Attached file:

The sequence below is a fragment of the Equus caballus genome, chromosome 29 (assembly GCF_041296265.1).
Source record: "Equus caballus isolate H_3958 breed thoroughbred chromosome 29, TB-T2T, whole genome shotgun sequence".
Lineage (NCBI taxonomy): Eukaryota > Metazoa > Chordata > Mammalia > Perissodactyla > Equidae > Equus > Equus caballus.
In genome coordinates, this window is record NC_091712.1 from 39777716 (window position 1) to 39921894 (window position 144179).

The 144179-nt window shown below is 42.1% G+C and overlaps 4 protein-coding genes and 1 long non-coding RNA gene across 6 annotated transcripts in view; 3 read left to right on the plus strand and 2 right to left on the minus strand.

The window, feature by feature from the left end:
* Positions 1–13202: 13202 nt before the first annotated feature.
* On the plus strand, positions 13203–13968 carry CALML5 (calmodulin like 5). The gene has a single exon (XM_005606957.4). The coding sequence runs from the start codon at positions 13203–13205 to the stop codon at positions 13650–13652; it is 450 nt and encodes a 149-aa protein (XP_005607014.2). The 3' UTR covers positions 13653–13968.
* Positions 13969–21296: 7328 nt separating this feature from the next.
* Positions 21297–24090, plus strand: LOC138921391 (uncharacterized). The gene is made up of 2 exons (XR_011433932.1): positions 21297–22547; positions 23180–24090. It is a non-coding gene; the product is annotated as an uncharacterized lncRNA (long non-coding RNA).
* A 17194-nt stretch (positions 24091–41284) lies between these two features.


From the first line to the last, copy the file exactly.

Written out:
The sequence below is a fragment of the Equus caballus genome, chromosome 29 (assembly GCF_041296265.1).
Source record: "Equus caballus isolate H_3958 breed thoroughbred chromosome 29, TB-T2T, whole genome shotgun sequence".
Lineage (NCBI taxonomy): Eukaryota > Metazoa > Chordata > Mammalia > Perissodactyla > Equidae > Equus > Equus caballus.
In genome coordinates, this window is record NC_091712.1 from 39777716 (window position 1) to 39921894 (window position 144179).

The 144179-nt window shown below is 42.1% G+C and overlaps 4 protein-coding genes and 1 long non-coding RNA gene across 6 annotated transcripts in view; 3 read left to right on the plus strand and 2 right to left on the minus strand.

The window, feature by feature from the left end:
* Positions 1–13202: 13202 nt before the first annotated feature.
* On the plus strand, positions 13203–13968 carry CALML5 (calmodulin like 5). The gene has a single exon (XM_005606957.4). The coding sequence runs from the start codon at positions 13203–13205 to the stop codon at positions 13650–13652; it is 450 nt and encodes a 149-aa protein (XP_005607014.2). The 3' UTR covers positions 13653–13968.
* Positions 13969–21296: 7328 nt separating this feature from the next.
* Positions 21297–24090, plus strand: LOC138921391 (uncharacterized). The gene is made up of 2 exons (XR_011433932.1): positions 21297–22547; positions 23180–24090. It is a non-coding gene; the product is annotated as an uncharacterized lncRNA (long non-coding RNA).
* A 17194-nt stretch (positions 24091–41284) lies between these two features.